There’s been a big push by Microsoft to get everyone to cross over to the 64bit version of Vista. Are you and your hardware ready for it?
I’ve got a MacBook Pro. I purchased the notebook in December of 2006. It’s the low end unit, with a 2.16 GHz C2D processor, 4GB of RAM (yes, Leopard will see and use all 4GB of RAM, despite what you might think, or are told), and a 120GB hard drive. It’s not a bad unit; and has treated me well in the almost 20 months that I’ve been using it.
The biggest problem I’ve got with the box right now is (obviously) the size of the hard drive. It’s the last upgradeable component left, and if this $2200 laptop is going to stay with me for any justifiable amount of time, then I’m going to need additional storage. I’m trying to decide between a 320GB drive for about $110 bucks and a 500GB drive for about $300 bucks. The problem, aside from the $200 price difference, is compatibility. I’m not certain that the 500GB drive is going to be compatible with my MBP. I’d hate to order it off eBay and then have to worry about trying to return it.
Then there’s the service charge to install the drive. I’m not going to do it myself. I’m not confident that I could change out the drive in this PC, and with the price of the PC so high, I’m not going to chance it. One Apple service provider said they would install any drive I brought them (provided it was compatible); but wanted $130-$150 to install the drive and do a bit-for-bit transfer of both OSX and Vista operating systems. When the service can cost more than the drive, I’m gonna pass. BestBuy can do it for $50 bucks, but won’t do the data transfer due to a tool issue. However, I’m still all over that.
So what does all this have to do with 64bit Vista?? Great question! Bottom line – if I do buy the new drive, I’m going to have to rebuild my whole PC, both Leopard and Vista. There’s no way I’m paying $130-$150 to install the new drive, image and restore it. That’s just nuts.
Microsoft has been touting a large acceptance of 64bit Vista among both businesses and consumers. However, they do admit that there are little to no native 64bit drivers available, especially for legacy devices, like older optical drives.
Microsoft is claiming that 3x as many people are running 64bit vista than there was 3 months ago. They further indicate that 20% of new Windows Vista PCs in the U.S. connecting to Windows Update (the source of these stats) were 64-bit PCs, up from 3% in March.
Microsoft seems to think that the use of 64-bit versions of Vista among consumers will increase as retail channels begin selling 64bit hardware. True; but I don’t know a lot of users that really have need of 64bit software. While many consumer users will benefit from it, eventually, it’s not quite there yet. Again, the biggest issue is drivers…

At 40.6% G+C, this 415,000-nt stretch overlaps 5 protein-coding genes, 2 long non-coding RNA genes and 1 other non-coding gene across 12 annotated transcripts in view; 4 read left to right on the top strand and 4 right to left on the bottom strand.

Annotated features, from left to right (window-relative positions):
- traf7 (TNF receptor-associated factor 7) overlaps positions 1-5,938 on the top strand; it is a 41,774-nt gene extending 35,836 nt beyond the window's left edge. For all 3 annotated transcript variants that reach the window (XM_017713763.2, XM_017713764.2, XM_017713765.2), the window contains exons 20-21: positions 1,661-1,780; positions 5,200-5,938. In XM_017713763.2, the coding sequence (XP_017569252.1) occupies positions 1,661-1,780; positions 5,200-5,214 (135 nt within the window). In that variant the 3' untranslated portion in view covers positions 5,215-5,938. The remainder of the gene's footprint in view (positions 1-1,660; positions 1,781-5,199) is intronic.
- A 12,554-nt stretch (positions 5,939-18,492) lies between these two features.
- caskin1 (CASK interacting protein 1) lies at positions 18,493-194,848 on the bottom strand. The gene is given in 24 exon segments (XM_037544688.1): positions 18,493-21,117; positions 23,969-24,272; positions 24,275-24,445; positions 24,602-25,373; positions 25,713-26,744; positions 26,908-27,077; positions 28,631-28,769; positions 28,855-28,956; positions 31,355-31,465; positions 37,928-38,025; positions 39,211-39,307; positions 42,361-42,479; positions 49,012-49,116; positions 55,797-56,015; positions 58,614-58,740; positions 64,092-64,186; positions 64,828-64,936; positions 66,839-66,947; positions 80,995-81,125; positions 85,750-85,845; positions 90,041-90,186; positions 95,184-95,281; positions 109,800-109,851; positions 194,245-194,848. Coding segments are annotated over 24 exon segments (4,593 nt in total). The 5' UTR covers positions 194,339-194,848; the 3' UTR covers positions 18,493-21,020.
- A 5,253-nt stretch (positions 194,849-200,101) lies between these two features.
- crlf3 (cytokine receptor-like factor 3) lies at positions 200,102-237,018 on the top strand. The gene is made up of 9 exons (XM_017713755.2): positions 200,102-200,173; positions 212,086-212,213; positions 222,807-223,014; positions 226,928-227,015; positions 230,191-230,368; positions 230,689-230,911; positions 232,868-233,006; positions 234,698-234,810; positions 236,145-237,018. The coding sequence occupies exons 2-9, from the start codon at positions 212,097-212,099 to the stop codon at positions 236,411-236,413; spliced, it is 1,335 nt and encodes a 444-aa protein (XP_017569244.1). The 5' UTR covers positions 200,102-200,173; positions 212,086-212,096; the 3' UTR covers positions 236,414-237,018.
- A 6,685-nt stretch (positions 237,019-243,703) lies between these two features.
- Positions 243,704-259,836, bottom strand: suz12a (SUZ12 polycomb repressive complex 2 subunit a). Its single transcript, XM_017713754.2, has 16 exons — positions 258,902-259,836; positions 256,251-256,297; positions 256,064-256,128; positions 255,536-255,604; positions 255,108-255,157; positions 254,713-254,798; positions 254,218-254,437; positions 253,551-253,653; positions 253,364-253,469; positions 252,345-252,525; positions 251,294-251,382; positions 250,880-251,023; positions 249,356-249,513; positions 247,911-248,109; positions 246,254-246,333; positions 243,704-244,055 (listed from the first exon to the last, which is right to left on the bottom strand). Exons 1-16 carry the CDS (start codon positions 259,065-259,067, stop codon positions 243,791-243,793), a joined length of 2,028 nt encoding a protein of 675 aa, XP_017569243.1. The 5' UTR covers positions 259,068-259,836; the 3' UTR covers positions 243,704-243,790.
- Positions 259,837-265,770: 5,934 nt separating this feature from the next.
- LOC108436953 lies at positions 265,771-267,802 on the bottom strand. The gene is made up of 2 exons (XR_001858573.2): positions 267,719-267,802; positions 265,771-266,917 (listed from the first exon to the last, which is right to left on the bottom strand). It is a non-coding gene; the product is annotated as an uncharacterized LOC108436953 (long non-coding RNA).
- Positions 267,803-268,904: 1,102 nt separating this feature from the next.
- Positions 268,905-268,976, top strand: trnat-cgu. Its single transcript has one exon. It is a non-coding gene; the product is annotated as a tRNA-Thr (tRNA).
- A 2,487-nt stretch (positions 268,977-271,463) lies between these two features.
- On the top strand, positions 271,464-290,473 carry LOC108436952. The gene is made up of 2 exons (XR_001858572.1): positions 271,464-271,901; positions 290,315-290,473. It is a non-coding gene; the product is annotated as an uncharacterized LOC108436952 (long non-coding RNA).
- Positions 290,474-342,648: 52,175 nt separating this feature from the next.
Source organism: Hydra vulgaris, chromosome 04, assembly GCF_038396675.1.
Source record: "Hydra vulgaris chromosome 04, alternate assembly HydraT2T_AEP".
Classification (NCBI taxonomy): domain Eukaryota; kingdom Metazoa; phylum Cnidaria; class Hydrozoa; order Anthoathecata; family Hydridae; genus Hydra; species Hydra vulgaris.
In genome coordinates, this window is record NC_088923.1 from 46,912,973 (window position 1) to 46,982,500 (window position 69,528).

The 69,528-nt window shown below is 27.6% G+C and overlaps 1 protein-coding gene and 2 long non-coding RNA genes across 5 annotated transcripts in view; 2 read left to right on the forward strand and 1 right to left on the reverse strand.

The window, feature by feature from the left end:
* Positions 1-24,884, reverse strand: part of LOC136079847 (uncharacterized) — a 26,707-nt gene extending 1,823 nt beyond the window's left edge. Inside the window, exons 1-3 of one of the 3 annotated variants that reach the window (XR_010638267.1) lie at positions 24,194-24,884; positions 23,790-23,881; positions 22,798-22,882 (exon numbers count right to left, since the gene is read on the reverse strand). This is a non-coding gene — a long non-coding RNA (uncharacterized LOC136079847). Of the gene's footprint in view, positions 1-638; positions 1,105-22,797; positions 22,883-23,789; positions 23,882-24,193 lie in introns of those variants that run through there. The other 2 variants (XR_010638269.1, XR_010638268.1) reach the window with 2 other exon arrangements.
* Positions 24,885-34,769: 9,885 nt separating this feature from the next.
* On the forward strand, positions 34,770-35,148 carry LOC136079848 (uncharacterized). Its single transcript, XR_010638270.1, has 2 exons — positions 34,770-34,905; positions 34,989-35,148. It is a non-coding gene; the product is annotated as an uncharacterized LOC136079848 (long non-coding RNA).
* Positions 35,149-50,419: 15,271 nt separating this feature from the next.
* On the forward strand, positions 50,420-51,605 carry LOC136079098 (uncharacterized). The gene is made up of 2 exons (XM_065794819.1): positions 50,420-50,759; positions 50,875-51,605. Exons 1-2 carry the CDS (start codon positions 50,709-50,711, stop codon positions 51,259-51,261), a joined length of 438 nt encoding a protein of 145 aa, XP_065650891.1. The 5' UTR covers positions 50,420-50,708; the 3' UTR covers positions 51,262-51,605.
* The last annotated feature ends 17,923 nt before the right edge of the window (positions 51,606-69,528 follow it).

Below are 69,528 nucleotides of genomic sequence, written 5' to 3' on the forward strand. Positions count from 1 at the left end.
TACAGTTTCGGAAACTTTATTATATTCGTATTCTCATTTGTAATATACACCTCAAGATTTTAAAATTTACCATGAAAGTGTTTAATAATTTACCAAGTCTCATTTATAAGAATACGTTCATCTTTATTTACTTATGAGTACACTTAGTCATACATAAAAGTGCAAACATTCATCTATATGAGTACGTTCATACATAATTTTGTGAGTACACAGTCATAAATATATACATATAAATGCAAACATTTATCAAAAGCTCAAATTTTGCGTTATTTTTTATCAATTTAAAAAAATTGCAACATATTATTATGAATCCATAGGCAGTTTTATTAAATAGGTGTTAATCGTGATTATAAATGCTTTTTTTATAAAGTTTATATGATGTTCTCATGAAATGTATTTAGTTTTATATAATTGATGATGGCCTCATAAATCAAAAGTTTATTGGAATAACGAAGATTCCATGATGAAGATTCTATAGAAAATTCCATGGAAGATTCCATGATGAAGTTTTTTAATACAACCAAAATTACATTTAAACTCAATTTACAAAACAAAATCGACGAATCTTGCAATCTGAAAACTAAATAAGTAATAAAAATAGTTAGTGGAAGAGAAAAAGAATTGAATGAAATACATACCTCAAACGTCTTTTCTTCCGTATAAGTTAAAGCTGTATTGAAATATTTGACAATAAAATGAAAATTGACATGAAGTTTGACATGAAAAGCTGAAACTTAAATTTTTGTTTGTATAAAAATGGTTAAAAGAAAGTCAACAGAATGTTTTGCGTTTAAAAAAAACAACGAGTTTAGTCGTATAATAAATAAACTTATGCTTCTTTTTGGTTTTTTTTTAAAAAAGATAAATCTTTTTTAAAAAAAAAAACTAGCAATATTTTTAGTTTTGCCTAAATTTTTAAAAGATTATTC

You would think that many of the items in my MBP would have 64 bit drivers available; and/or that the Microsoft provided drivers would work. Not the case, as I found out 6 months ago when I bought Vista Ultimate, and tried to install it. It recognized all 4GB of RAM I bought, but performance sucked as I had problems with video, as well as other peripherals (like WiFi, Bluetooth, etc) that just didn’t work out of the box. The biggest disappointment then was that Apple didn’t provide 64bit Boot Camp drivers. However, I just found out something very interesting – Apple does have 64bit drivers for Boot Camp!
Back in January of this year, when I built the Vista partition of my MBP, Apple didn’t have 64bit drivers for Boot Camp. Back in April of this year, they released Boot Camp 2.1 which provided an update for Windows XP, 32bit Vista and included drivers for 64bit Vista. All of the information, including download links for all versions can be found here. The download links are on the right side, near the top, in the Software Updates section.
Interesting how no one pushed out any press on this. This is a big deal, as most of the software that I use, has a 64bit version available for it. Looks like I have a hard drive rebuild coming in my near future, whether I buy that hard drive or not!
What do you think? Is the consumer ready for 64-bit Vista and vice-versa? Which flavor of the Windows OS do you run, 32 or 64bit? Why don’t you join in the discussion and let us know!
Update: Just an FYI… I attempted to install the 64bit version of Boot Camp 2.1. It didn’t work. In order to have the BC 2.1 Update install, you MUST have BC 2.0 installed first. From what I understand, there isn’t a 64bit version of BC 2.0. The 2.1 file would NOT execute. I am back on a completely rebuilt version of 32bit Vista as a result. For me, 64bit Vista isn’t ready for Prime Time…